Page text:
Vauxhall, by stark contrast has been pilloried for turning out dynamically and visually dull machinery. The Corsa, Astra and Vectra have all taken a critical beating. On the continent it's a different story. Ford doesn't have a decisive market lead over GM's brands - particularly in the German market.
Behind the big noise Ford is making, GM is quietly building on the success of the Zafira seven-seat MPV. Its innovative interior flexibility will also be seen on the clever Meriva baby MPV and the Signum - a hatchbacked Vectra spin-off based on a long wheelbase version of the Epsilon platform. The LWB chassis will also equip the 2004 Vectra estate with a truly colossal loadbay while the Meriva makes a mockery of the Fiesta-based Fusion and the Mondeo family will have nothing to match the Signum.
GM has other market niches in its sights. The new Tigra - to be launched at the 2003 Frankfurt show - has a folding roof coupe similar to the Peugeot 206CC. It will also get firmer suspension and more direct steering. But challenging Ford's Focus is a much more important task for Opel as the current Astra trails in important areas: it's smaller inside, odd looking and has GM's clunky manual box.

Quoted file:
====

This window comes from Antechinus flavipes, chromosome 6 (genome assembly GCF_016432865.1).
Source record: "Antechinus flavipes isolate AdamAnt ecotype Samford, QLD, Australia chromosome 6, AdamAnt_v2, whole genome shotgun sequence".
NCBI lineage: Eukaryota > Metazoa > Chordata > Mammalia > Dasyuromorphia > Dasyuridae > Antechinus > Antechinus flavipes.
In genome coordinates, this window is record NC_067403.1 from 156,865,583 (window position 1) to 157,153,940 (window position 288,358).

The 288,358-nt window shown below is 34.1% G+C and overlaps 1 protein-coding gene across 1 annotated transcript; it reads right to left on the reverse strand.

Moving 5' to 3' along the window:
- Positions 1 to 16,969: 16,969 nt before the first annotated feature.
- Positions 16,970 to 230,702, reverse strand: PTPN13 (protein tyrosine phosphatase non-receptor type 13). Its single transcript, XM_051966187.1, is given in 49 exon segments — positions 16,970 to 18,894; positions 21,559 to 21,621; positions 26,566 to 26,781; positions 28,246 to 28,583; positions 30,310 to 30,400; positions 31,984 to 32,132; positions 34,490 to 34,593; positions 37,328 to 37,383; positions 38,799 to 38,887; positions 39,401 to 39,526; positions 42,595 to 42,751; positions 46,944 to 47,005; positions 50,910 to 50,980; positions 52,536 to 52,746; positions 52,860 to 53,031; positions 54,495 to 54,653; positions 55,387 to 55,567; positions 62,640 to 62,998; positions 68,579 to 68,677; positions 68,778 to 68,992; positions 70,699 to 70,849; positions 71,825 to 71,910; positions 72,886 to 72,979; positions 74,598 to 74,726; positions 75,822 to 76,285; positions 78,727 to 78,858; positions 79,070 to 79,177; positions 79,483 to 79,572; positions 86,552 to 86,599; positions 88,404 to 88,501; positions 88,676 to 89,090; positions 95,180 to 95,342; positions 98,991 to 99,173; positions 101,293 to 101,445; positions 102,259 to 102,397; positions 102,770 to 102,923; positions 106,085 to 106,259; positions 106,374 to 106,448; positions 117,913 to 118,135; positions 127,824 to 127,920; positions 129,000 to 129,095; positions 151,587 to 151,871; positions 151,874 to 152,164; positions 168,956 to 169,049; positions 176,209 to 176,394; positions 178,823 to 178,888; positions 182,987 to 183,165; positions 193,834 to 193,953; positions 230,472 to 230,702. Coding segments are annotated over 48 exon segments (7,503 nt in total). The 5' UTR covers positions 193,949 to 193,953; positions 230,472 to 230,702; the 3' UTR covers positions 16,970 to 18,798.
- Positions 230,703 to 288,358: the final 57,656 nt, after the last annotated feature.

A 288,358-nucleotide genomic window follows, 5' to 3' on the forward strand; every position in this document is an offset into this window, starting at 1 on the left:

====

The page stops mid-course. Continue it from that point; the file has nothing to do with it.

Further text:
But the Astra's chassis was a near match for the agile Focus, despite what you may have read. Which is a good job, as the new Astra (GM3300) appears next autumn based on the existing platform. Kicking off with the five-door, the Astra gets an edgy, slick new shell and an all-new interior. An even sportier three-door Astra appears in mid-2004.
Later the same year there'll be a long wheelbase version of the platform, which will underpin the Astra estate and late-2005 Zafira Mk2. There'll also be a folding-roof Astra CC launched in the spring of 2005. A big range and much-improved styling could finally be enough to meet the Focus and Golf Mk5 head-on.